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Robert Burns Lives!
Visiting Ellisland Farm By Gerry Carruthers


Edited by Frank R. Shaw, FSA Scot, Greater Atlanta, GA, USA
Email: jurascot@earthlink.net

Visiting Ellisland Farm
By Gerry Carruthers

The Robert Burns Ellisland Trust is a new, membership-based charity that took control of Ellisland Farm and its assets on 20 April this year. To mark the formation of the new Trust, the Board Secretary, Professor Gerry Carruthers, led an exciting virtual seminar titled “Burns@Ellisland” on Friday, 5 June. Professor Carruthers, who is Francis Hutcheson Chair of Scottish Literature at the University of Glasgow and one of the world’s leading experts on Burns, discussed new research and answered questions using the online video conferencing platform “Zoom.” Joan McAlpine MSP, Chair of the Robert Burns Ellisland Trust, chaired the event. The seminar can be viewed at:
https://www.youtube.com/watch?v=k9wyqU9ZWxM

The seminar looked at Burns’s crucial Nithsdale social relationships and at the writing of ‘Auld Lang Syne’ and ‘Tam o’ Shanter.’ It examined Burns’s mental, physical and imaginative health. As Professor Carruthers explained, “Ellisland speaks deeply to the psyche of Scotland’s national poet and, once we grasp this history, we begin also to realise the potential for Ellisland as a major heritage site for the future.”

Professor Carruthers’ initiative marks a turning point in the long life of Ellisland, built to the poet’s design back in 1788 when he set up home with Jean Armour following their marriage. It remained a working farm and was purchased in 1922 by Mr George Williamson, who bequeathed it “in trust” to promote appreciation of Burns. In the 1990s, The Friends of Ellisland charity formed to support the trust through fundraising and development. The dedication and hard work of The Friends is greatly appreciated by the new board and by everyone who loves Ellisland.

The Vision Statement for new Trust outlines the key ambitions for the future:

“The Robert Burns Ellisland Trust is committed to conserving and promoting the site as one of the most significant locations in the life of Robert Burns. We are ambitious to increase understanding of Ellisland as central to Burns’ artistic development, where he composed Auld Lang Syne and Tam o’ Shanter. We will enhance awareness of its environmental importance as the best place to see the natural world through the poet’s eyes. We will increase appreciation of Ellisland as Robert Burns’s first marital home with Jean Armour and the foundational site for European Romantic song.”

The Trust invites all Burnsians to share in this vision and looks forward to hearing your views and working with you to make it a reality.

Having inherited a very precarious financial situation, the Trust’s first objective is to get the estate on a sound financial footing. This will establish a platform for bringing to fruition their visionary plan for the long-term sustainability of the property, elevating its importance in the Burns story to the level it deserves but has never achieved. There has been an encouraging increase of 25% in membership of the Friends of Ellisland following the seminar but the immediate challenge is to raise sufficient funds to prevent the closure of Ellisland, which just cannot be allowed to happen. The seminar should help dispel any doubts about the importance of the site and also about the determination of the new Trust to raise the profile of the property and secure its short, medium and long-term future.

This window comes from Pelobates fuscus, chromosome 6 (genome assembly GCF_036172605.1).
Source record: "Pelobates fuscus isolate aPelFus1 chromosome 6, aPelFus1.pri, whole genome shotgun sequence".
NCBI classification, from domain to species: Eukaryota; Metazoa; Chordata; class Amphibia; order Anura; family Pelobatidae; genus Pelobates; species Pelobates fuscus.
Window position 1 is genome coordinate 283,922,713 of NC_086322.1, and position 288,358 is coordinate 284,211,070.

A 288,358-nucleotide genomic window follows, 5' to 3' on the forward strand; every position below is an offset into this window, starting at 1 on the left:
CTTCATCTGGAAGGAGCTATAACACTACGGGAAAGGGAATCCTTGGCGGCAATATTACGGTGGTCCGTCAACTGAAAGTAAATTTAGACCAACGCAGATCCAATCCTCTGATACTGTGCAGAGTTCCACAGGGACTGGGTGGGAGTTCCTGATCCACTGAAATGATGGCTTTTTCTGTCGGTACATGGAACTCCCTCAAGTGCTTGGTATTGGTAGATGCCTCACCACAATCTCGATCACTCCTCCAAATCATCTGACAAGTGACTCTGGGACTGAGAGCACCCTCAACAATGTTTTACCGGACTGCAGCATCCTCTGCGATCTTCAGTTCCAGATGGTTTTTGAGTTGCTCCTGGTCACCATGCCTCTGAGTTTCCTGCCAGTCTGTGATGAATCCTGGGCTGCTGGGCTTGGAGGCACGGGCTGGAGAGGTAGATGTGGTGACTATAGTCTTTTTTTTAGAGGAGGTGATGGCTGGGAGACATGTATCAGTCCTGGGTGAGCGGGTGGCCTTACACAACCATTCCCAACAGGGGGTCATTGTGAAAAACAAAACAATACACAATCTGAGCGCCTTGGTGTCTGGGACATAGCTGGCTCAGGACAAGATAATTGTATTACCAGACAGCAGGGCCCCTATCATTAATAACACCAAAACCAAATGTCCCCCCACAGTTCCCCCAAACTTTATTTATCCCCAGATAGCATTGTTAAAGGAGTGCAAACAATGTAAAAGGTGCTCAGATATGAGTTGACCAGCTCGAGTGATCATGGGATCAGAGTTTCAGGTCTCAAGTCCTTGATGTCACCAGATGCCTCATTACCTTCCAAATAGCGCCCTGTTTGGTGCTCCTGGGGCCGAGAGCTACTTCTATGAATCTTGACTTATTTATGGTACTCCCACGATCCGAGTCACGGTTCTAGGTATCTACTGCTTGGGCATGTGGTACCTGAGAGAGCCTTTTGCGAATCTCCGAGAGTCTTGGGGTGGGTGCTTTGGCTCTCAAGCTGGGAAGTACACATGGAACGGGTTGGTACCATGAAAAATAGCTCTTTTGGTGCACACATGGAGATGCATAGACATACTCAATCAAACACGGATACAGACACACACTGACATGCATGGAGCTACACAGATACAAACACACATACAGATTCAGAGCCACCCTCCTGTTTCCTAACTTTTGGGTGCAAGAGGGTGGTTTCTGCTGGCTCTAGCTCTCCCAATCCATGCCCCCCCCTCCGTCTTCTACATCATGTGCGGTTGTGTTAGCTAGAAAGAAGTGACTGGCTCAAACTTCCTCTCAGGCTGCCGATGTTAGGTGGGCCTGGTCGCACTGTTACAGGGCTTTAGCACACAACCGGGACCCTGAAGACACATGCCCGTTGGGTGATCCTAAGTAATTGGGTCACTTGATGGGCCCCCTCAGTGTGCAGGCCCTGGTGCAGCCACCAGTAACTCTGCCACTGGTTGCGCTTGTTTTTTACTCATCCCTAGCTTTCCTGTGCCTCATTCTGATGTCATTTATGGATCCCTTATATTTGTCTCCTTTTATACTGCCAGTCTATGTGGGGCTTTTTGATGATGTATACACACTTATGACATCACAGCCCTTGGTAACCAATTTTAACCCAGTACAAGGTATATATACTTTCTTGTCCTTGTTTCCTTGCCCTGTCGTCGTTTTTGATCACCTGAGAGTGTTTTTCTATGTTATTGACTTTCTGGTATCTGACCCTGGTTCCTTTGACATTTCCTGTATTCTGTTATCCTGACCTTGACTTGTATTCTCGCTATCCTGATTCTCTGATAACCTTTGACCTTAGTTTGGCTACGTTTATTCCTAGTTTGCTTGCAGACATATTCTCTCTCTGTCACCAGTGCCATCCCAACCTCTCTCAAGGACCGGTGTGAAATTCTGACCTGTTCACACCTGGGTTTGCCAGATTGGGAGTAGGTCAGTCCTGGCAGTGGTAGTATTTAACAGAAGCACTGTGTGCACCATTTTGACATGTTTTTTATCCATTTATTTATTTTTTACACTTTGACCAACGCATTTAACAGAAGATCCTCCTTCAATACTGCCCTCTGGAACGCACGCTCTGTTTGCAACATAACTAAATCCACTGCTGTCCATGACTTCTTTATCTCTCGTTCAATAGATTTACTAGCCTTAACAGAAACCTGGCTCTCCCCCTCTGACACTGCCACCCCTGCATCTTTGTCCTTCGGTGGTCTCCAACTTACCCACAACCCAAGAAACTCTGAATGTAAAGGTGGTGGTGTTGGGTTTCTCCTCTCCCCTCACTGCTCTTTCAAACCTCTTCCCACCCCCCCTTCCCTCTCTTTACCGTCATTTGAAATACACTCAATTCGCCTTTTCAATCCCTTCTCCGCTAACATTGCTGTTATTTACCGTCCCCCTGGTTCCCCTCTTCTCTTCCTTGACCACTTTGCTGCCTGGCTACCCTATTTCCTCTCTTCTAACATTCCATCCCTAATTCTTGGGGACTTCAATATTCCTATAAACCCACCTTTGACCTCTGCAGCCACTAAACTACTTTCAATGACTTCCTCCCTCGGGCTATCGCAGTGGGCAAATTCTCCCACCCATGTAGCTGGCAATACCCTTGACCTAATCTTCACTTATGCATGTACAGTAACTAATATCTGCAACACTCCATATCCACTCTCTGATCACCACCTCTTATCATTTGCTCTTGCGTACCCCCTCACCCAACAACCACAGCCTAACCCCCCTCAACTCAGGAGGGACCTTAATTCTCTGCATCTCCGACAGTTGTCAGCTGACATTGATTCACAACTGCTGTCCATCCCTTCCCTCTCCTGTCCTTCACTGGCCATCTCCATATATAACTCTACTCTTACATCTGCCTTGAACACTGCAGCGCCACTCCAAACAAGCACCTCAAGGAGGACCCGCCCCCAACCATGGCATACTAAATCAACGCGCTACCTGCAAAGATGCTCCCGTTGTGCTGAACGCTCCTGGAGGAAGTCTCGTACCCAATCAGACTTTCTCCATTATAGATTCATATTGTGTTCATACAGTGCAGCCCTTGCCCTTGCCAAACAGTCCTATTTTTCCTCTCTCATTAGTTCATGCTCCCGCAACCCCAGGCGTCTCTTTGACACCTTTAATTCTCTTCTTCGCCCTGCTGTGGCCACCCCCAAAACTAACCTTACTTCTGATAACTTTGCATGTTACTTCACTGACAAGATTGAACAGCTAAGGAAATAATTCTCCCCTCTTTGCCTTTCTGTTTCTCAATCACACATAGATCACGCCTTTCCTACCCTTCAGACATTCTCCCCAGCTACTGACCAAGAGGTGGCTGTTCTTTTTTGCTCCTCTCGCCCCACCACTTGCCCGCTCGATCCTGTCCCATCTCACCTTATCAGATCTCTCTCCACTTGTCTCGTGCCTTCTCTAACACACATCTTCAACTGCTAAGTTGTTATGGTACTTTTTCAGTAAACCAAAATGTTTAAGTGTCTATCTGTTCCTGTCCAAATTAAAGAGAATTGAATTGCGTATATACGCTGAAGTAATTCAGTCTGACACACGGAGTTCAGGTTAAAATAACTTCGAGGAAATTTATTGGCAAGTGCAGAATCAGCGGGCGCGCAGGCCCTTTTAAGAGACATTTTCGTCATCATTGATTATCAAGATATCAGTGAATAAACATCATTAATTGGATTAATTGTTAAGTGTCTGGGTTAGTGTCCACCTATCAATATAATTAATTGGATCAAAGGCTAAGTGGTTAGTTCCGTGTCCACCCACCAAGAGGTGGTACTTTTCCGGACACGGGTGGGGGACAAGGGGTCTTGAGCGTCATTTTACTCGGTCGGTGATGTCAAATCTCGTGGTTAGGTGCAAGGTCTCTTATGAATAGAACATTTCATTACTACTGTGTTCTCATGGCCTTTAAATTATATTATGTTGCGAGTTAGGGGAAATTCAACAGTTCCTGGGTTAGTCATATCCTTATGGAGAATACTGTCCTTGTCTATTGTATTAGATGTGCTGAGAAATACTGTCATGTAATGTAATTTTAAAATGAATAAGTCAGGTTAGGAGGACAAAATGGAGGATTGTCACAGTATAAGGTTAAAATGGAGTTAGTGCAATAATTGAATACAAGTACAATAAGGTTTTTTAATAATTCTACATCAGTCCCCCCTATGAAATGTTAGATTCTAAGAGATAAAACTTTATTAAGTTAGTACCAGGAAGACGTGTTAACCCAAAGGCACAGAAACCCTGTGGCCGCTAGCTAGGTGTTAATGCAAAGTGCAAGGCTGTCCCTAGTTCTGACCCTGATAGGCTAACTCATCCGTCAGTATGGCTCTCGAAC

Donations can be made at https://www.justgiving.com/robertburnsellislandtrust or by becoming a "Friend of Ellisland." Details of membership can be found at: https://www.ellislandfarm.co.uk/support-us/

Note from the editor: All of us would do well to send a gift of money to assist with all the expenses above to ensure the farm is well tended and backed with proper monetary support. I urge you to do it now and also down the road when more money will be needed. This is a wonderful project that we all can support. Dig deep!

Fond Memories of an Ellisland visit with son Scott, his wife Denise, and our grandchildren

Ian Bascombe and Stirling Elizabeth Shaw

Susan and I visited Ellisland several times throughout the years, and we always left Scotland wishing our visits could have been longer and had included our son, Scott, his wife Denise and their children Ian and Stirling. Our dream was realized in 2009 when we visited with Les Byers, the farm’s curator at the time. Les welcomed us with open arms and a huge smile of welcome, and from him we learned many interesting and important facts about Burns. Our family visit was the highlight of all our trips to Ellisland, and I will always be grateful for Les’s warm hospitality to our family. He had a way with Ian and Stirling that endeared him to our little ones. Yes, holding the authenticated Burns sword was like magic!

If you are so inclined, it is an easy place to stop off on your way from Glasgow to Dumfries. Susan and I never had difficulty finding a good place to spend one or more nights on our journey, and the same goes for restaurants. The people of the area were simply wonderful to talk with, and we were always welcomed with a smile when we asked for information in the stores or on the streets of Dumfries. It is a visit Susan and I hope to make from time to time in the future before we reach the age of no travel, the Good Lord willing, but it is hard for me to believe any other visit will ever outshine our time there with our little family! Scott, Denise, Ian, Stirling, Susan and I all had a most marvelous time at Ellisland Farm.

(October 7, 2020)


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